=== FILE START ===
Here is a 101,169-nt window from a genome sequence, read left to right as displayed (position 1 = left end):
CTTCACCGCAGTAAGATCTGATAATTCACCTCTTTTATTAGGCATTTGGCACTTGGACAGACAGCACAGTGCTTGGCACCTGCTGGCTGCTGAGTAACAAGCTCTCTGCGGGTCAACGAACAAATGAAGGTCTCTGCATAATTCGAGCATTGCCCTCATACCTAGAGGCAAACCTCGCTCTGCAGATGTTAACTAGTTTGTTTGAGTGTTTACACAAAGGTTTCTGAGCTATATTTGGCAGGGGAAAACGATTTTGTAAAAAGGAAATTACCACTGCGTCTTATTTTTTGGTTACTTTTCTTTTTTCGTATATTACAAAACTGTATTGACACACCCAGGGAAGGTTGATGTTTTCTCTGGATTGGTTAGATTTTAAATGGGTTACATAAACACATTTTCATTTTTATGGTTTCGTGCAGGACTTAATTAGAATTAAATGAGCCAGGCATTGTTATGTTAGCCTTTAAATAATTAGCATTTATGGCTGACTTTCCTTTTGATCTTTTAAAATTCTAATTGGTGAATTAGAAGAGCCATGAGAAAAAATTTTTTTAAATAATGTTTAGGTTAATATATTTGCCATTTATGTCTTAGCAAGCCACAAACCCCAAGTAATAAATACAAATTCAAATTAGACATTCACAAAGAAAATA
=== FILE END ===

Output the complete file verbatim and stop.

Here is a 101,169-nt window from a genome sequence, read left to right as displayed (position 1 = left end):
CTTCACCGCAGTAAGATCTGATAATTCACCTCTTTTATTAGGCATTTGGCACTTGGACAGACAGCACAGTGCTTGGCACCTGCTGGCTGCTGAGTAACAAGCTCTCTGCGGGTCAACGAACAAATGAAGGTCTCTGCATAATTCGAGCATTGCCCTCATACCTAGAGGCAAACCTCGCTCTGCAGATGTTAACTAGTTTGTTTGAGTGTTTACACAAAGGTTTCTGAGCTATATTTGGCAGGGGAAAACGATTTTGTAAAAAGGAAATTACCACTGCGTCTTATTTTTTGGTTACTTTTCTTTTTTCGTATATTACAAAACTGTATTGACACACCCAGGGAAGGTTGATGTTTTCTCTGGATTGGTTAGATTTTAAATGGGTTACATAAACACATTTTCATTTTTATGGTTTCGTGCAGGACTTAATTAGAATTAAATGAGCCAGGCATTGTTATGTTAGCCTTTAAATAATTAGCATTTATGGCTGACTTTCCTTTTGATCTTTTAAAATTCTAATTGGTGAATTAGAAGAGCCATGAGAAAAAATTTTTTTAAATAATGTTTAGGTTAATATATTTGCCATTTATGTCTTAGCAAGCCACAAACCCCAAGTAATAAATACAAATTCAAATTAGACATTCACAAAGAAAATA